‘The Assassination of Gianni Versace’ Questions Andrew Cunanan’s Motives in Episode Six
So, why did he do it?
Photo by Susan Tenner/FX
If you believe people can be monsters, devoid of the tiniest drop of humanity, then surely you would place Andrew Cunanan in that category. I’m not certain I agree; it’s too easy to dismiss everyone who commits a beastly crime as evil, delusional, or a sociopath. Cunanan may well have been all three of those things, but he was also a person with dreams and desires whose life went disastrously awry. And The Assassination of Gianni Versace would be empty crime porn if it didn’t try to understand why he ended up at Versace’s villa with a gun in his hand.
Now that the show’s reverse-chronological timeline has gotten past Cunanan’s five murders, writer Tom Rob Smith faces the difficult task of discerning his motives—a particular challenge because he didn’t live long enough to be interrogated or interviewed about his killing spree. This week’s episode opens a year before Andrew broke bad and follows him until that final flight to Minneapolis. Its title, “Descent,” pretty much captures his trajectory during that year.
Andrew is loving life at the beginning of the hour, swimming naked at a mountaintop mansion with an ocean view, in La Jolla. The home, we learn, belongs to his sugar daddy, Norman Blachford (Michael Nouri). Meanwhile, Andrew is trying to impress a long-distance boyfriend, his future victim David Madson. “Who are you trying to be?” his old friend Lizzie asks at his birthday party. “Someone he can love,” Andrew replies. (Is it fair to say he loved Madson? I’m not sure love was part of his emotional repertoire—what’s more important is that he wanted Madson more than anything else in the world.) But by the end of the episode, Andrew is broke, has lost both men, and is crying his mother’s tub as she bathes him. This is what hitting rock bottom looks like.
At this point, the show’s timeline gets a bit confusing. The previous episode alternated between scenes set in 1997, just before Andrew killed Jeff Trail, and flashbacks to 1995, when Smith has them meeting for the first time (even though they actually met years earlier). “Descent” begins at the midpoint between those two moments, the top of a long slide into desperation. So it’s worth taking a second to break down who the new characters are and what roles they played in Cunanan’s life before we get into Smith’s interpretation of his motives.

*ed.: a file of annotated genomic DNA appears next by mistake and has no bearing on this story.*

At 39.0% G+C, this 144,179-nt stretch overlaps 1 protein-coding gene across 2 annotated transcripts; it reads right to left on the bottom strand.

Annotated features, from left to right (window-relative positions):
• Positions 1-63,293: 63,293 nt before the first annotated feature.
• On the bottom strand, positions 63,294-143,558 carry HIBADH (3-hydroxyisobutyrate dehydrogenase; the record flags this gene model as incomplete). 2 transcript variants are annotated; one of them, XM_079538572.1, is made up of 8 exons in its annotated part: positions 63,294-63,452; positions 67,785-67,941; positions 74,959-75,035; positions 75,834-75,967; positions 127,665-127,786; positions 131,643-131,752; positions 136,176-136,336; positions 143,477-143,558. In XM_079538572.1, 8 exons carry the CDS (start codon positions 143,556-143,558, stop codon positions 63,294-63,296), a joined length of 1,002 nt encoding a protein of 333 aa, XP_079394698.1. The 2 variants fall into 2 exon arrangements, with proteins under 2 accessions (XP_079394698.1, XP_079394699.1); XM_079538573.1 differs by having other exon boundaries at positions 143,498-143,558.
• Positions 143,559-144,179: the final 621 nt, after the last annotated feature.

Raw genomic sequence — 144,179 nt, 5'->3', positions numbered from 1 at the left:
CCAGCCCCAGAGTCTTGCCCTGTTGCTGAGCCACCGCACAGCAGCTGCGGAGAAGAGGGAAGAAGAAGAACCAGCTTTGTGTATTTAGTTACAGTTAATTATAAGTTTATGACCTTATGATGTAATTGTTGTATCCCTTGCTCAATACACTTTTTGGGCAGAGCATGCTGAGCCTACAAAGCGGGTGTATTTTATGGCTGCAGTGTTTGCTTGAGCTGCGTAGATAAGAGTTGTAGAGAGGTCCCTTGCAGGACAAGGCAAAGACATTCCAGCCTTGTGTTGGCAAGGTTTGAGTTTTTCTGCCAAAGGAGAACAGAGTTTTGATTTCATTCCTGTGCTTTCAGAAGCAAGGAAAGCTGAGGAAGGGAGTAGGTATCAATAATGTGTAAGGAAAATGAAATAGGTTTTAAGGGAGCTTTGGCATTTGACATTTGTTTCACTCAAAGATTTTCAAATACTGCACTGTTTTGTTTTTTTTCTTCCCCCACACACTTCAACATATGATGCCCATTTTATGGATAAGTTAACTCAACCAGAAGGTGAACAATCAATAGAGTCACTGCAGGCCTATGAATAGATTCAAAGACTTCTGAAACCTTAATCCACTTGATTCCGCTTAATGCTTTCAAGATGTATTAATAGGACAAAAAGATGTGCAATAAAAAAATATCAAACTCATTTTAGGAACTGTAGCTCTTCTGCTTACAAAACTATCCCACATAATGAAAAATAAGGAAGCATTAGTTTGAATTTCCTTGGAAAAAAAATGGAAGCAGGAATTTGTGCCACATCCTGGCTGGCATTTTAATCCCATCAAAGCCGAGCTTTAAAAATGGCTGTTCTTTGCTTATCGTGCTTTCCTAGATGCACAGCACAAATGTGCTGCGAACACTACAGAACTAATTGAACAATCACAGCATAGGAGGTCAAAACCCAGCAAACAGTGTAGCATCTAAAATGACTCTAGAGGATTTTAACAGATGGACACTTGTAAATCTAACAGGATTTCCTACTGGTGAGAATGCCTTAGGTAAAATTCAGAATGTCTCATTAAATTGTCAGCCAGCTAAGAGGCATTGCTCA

Before he was a murderer, Cunanan was a kept boy. His intelligence, social connections, and knowledge of the arts made him a sort of courtesan to the older, wealthier gays in San Diego (Vulgar Favors author Maureen Orth compares him to a geisha). At the time, Cunanan was calling himself Andrew DeSilva and had adopted a cover story designed to win the sympathies of these men: Before coming out and being disowned by his rich parents, he’d been married with a daughter.
Cunanan had certainly courted other men from this circle by the time he met 58-year-old Norman Blachford in 1994. Blachford had made his fortune selling sound insulation. He’d just lost his partner of a quarter-century to AIDS and was cautious about letting a new lover into his life. Cunanan persisted. In July 1995, he moved into Blachford’s home. (You can read more on that period here.) As part of their arrangement, Blachford bought Cunanan an Infiniti, made his credit card payments, and gave him $2,500 to spend each month. It’s unclear how often they slept together; Cunanan claimed their relationship was platonic, and the bedroom they shared really did contain twin beds, but acquaintances told Orth that was impossible.
The dual birthday parties in “Descent”—a snoozefest for Blachford's friends and a blowout for Cunanan's—actually took place in August 1995. That insane scene where Cunanan orders Trail to wear a pair of Ferragamos, give Cunanan another pair as a present, and lie about his occupation, though? Cunanan didn’t meet Madson until a few months after that party. Otherwise, the incident reportedly happened more or less as written.
Cunanan's arrangement with Blachford started to dissolve the next summer, ostensibly over the Mercedes SL 600 (a $125,000 car) we see him demand in the episode. Smith sticks close to the facts here, too: When he walked out, Cunanan expected Blachford to come crawling back to him, but was instead forced to find a cheap apartment of his own.